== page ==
Vidussi – a range of classy Italian whites from the Collio region

Vidussi Collio Friulano:

The Vidussi family’s 30 hectare estate, on the eastern edge of the Collio zone and just 10km from the Slovenian border, has been managed by Montresor since 1991. A recent vineyard renovation programme and the guidance of Montresor winemaker Michele Spina have resulted in increasingly good wines, especially the whites from the excellent 2021 vintage. We brought on a new trio of wines in the summer, all of which impressed us with their purity, fresh and vibrant fruit and outstanding value – but a special mention goes to the Friulano (aka Sauvignon Vert or Sauvignonasse). This is Friuli’s signature white grape and produces some of the region’s most rewarding wines – this is no exception. A really good, affordable introduction to the grape.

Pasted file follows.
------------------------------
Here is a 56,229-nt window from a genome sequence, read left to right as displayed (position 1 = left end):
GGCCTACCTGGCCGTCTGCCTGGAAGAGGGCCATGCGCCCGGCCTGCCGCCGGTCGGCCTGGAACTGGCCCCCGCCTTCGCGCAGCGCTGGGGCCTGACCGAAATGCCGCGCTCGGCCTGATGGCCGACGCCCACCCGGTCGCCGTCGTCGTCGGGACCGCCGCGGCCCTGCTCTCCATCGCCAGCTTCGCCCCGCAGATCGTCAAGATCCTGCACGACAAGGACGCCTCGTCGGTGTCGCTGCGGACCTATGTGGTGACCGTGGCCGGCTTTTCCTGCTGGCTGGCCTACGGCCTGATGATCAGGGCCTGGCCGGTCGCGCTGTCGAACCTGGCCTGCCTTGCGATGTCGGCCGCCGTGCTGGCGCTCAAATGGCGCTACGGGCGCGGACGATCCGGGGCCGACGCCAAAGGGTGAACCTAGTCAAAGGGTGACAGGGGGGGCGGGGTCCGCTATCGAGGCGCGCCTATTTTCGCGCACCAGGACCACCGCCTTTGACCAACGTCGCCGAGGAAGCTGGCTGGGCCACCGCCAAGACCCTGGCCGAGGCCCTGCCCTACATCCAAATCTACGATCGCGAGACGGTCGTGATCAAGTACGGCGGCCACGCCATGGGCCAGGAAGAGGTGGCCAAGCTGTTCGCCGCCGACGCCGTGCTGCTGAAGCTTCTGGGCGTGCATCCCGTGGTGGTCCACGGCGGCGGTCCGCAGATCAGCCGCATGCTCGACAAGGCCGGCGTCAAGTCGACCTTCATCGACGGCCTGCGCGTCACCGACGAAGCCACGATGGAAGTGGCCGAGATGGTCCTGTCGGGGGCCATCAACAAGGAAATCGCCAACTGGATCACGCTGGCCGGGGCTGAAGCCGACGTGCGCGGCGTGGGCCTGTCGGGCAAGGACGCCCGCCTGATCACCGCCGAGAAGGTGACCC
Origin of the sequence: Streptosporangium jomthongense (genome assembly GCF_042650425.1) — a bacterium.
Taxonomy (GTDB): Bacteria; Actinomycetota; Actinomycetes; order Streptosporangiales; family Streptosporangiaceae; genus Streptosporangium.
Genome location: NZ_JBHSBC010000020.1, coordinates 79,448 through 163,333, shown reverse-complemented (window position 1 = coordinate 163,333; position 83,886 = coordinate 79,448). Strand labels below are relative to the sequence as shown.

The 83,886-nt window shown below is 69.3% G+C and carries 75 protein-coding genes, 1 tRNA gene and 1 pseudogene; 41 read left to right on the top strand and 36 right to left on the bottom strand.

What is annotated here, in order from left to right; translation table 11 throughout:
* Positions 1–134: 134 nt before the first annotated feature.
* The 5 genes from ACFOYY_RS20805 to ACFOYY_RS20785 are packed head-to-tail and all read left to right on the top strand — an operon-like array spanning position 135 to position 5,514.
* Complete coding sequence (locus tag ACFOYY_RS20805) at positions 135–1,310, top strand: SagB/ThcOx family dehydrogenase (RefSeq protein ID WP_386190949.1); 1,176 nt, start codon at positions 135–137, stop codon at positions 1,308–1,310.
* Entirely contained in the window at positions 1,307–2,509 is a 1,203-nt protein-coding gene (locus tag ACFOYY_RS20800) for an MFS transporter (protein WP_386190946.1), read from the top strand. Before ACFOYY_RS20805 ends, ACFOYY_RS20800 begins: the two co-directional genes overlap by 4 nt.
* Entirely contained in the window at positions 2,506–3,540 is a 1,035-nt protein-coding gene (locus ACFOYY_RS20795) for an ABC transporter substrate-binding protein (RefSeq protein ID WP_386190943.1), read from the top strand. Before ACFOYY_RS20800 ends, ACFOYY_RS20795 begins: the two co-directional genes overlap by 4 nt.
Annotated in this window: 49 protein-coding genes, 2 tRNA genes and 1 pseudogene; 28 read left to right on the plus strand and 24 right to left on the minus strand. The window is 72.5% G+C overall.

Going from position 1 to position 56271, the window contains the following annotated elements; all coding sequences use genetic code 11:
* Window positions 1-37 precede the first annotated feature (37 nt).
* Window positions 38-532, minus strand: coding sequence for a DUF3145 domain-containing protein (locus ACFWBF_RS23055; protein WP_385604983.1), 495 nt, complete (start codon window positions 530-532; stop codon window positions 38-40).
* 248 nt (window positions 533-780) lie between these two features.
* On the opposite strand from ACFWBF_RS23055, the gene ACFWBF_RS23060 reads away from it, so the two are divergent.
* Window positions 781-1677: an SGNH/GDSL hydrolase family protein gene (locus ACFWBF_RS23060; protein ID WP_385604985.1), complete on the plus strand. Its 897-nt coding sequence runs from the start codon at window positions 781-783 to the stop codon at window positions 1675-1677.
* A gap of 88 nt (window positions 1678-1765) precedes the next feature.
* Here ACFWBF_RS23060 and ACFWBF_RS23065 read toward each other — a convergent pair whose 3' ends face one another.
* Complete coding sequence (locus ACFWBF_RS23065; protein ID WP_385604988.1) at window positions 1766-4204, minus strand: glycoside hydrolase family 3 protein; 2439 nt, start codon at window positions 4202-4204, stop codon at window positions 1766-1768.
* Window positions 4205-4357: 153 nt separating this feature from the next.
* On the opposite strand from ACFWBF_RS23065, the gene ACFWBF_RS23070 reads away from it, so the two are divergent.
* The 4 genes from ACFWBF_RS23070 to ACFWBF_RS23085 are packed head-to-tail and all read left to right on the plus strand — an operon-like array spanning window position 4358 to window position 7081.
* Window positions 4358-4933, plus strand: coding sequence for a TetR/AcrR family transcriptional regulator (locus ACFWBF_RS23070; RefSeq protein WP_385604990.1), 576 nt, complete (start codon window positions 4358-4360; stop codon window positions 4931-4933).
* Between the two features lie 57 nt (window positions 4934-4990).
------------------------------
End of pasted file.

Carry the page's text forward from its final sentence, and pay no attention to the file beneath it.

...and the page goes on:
Giornata Orango Tango: 

Orango Tango is a wine that defies expectation. Technically an “orange” wine, it is a blend of several white varieties that were fermented on their skins. Unlike most orange wines, this lot was filtered prior to bottling, giving something that is decidedly more approachable than most in the genre tend to be. 

 

Here & There

Here & There Grenache Blanc – fresh and expressive

The new ‘Here and There’ range showcases wines of provenance from less mainstream varieties and with suitably striking labels. Our winemakers JD and Ryno have sourced grapes from high quality sites in the Coastal Region well suited to each variety, in this case Swartland. The first red in the range a vibrant, crunchy, naturally fermented Malbec and the white is a savoury, gently floral Grenache Blanc with a pithily generous palate.


 

Thanks for reading – and we hope you enjoyed this years bunch as much as we did. Cheers!

If you missed Part 1, you can read it here.